03 December 2007

Those Who Knew Them: Evel Knievel 1938 - 2007

As A Dodo pays tribute to America's greatest motorcycling daredevil, Evel Knievel, with this moving obituary by his long-time friend and personal physician, Marty "Memphis" Stopholes III, MD.

I first met Evel back in the late 40s. He'd fallen off his bike while trying to pull a wheelie outside the drugstore in Butte, MT. Trying to impress a young lady, he told me as I patched up a shattered collar-bone, fixed his broken shoulder and set both his smashed arms and rebuilt his left leg. Whether he impressed her or not I can't say but something about that kid's self-belief sure as hell impressed me. I knew he was destined to go somewheres ... and that by the time he got there he'd surely be in need of urgent medical attention.

Through those early years that boy tried everything from ice hockey to athletics (and he would have broken the world pole vault record too, if he hadn't knocked himself unconscious on the pole on the way up and missed the landing mat on the way down) but it was when he took up with the motorbikes that he found his true calling ... and I found my medical practice flourishing like it never had done before.

Back then we didn't have time to sit back and take things easy, no sir! No sooner had I patched Evel up than he was back out on the road again getting smashed up real bad for real good money. This was the 60s, and while John F Kennedy had said America would put a man on the moon by the end of the decade, Evel was already reaching for the stars ... generally after losing his grip on the handlebars and zooming up, up and away from his bike. Evel knew my services wasn't cheap, but he knew they was the best, and that I'd always fix him up so he could get back out on the road - inside an ambulance, mostly.

Still, the public loved him and he loved the public - particularly the ladies - and why not? He was young, handsome and damn, was that boy smart! He may have been smacked in his head more times than George W was dropped on his by his pappy, but Evel sure made some great decisions. And he was always one step ahead of me - even when he was on crutches or in traction. I no sooner had to mention that folks might like to see him leaping a dozen buses on his motorcycle, than he would be revving up trying to leap 13 buses. Sure he often fell flat on his face - or his coccyx, or his ulna, or both as he went coccyx over ulna straight into the side of a bus or a bridge - but he went straight into the hearts and minds of his fans around the world at the same time.

I think it was during one lengthy stay in my hospital that he hatched his most audacious stunt. Waking from his coma he turned to me and whispered those three immortal words, "Snake River Canyon" ... which had coincidentally featured on the tape loop I'd left playing under his pillow. Well, he seemed so set on the darn thing I just had to put him in touch with some old NASA buddies of mine who eagerly agreed to build him a skycycle that would propel him over a mile across the canyon and into the record books.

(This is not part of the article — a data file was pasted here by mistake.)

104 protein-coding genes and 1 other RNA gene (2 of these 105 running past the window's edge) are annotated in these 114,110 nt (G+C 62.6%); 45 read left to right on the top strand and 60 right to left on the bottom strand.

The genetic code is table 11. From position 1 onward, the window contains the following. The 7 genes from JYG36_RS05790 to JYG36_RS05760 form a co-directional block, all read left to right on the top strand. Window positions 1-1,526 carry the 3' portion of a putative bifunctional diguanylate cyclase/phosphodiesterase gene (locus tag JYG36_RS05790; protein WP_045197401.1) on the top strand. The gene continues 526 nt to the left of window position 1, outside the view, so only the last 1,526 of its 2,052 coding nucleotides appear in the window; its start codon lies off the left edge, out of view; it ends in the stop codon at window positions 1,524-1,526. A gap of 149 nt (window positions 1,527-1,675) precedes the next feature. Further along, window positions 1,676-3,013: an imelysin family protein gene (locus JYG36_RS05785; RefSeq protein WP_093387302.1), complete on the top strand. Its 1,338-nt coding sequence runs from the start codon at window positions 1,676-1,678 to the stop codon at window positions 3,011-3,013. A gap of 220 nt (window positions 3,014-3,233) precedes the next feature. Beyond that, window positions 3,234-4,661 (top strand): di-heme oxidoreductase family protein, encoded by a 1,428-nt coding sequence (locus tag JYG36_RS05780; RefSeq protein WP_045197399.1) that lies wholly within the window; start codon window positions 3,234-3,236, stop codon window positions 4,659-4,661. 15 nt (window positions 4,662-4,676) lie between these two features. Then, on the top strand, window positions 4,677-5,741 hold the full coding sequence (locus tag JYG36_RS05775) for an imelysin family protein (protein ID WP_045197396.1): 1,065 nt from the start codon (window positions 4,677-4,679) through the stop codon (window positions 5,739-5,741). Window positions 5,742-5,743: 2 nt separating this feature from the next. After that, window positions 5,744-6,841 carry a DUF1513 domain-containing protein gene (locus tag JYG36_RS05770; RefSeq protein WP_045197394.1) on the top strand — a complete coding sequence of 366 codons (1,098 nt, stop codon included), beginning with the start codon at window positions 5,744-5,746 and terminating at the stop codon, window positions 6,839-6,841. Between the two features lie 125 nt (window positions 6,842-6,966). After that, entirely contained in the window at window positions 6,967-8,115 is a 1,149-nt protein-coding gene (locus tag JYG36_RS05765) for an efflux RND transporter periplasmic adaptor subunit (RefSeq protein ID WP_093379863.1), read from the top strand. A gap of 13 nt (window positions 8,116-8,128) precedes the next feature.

Well, as you all know, things didn't go quite to plan. We'll never now how it was that that parachute of his deployed early, sending him plummeting to the canyon floor below ... as my lawyers have made clear to a number of journalists investigating me. Somehow (and despite the allegations that someone had sawn through his safety harness with a medical scalpel) he escaped with only minor injuries. Still, despite the lack of a severe maiming, that leap made him the biggest star stunt riding has ever known. Next thing you knew they was churning out Evel Knievel dolls, games, autographed bandages and personalised stunt-crutches that would make my boy one of the richest men on two wheels, even if those wheels was on the side of his chair.

Now I know that many folks say "Sure, Evel was a fine man, but did we really have to encourage the youth of America to put their life on the line trying to be like him?" Luckily, I didn't have much time to dwell on that kind of talk, mainly 'cause my hospital was soon brim-full of kids suffering from broken ribs, arms, legs, backs, necks... but all of them speeded toward that long ramp to recovery by the knowledge they was just a few beds away from their hero.

Sadly, time took its toll. Even Evel had to throttle back eventually. Why, only a few years ago he even rejected my scheme for him to leap into an electric saw and acid bath factory on a jet-propelled Zimmer frame. I tell you, the world of thrills will never be the same ... and nor will the world of emergency medicine. Still, if all goes to plan, I know the next time I see Evel he'll be lying in his stars-and-go-faster-stripes coffin waiting to make the greatest leap of them all ... as his rocket-powered coffin shoots up the ramp and soars over 24 hearses - most likely clipping the roof of the 25th, bouncing over the open grave and accelerating up and up and up into the wide, blue yonder.

Shoot, I just know he'd want me to release it on DVD for all his loyal fans, just as sure as I know he's up there listening. I know he can hear me. And if he's fallen just short of Heaven and smashed into those Pearly Gates breaking every damn bone in his stubborn ghostly body - I'll soon be there to fix him up. Just like the old days.


Anonymous said...

Poor old Mr Knievel - I did wonder where he got all his maddest ideas - now I know. I was wondering about his funeral as well - that is sure to be a great spectacle!!

Bretwalda Edwin-Higham said...

Missed this - he actually died?

Unpremeditated said...

Sadly so ... though we may not have got all the details absolutely right, admittedly.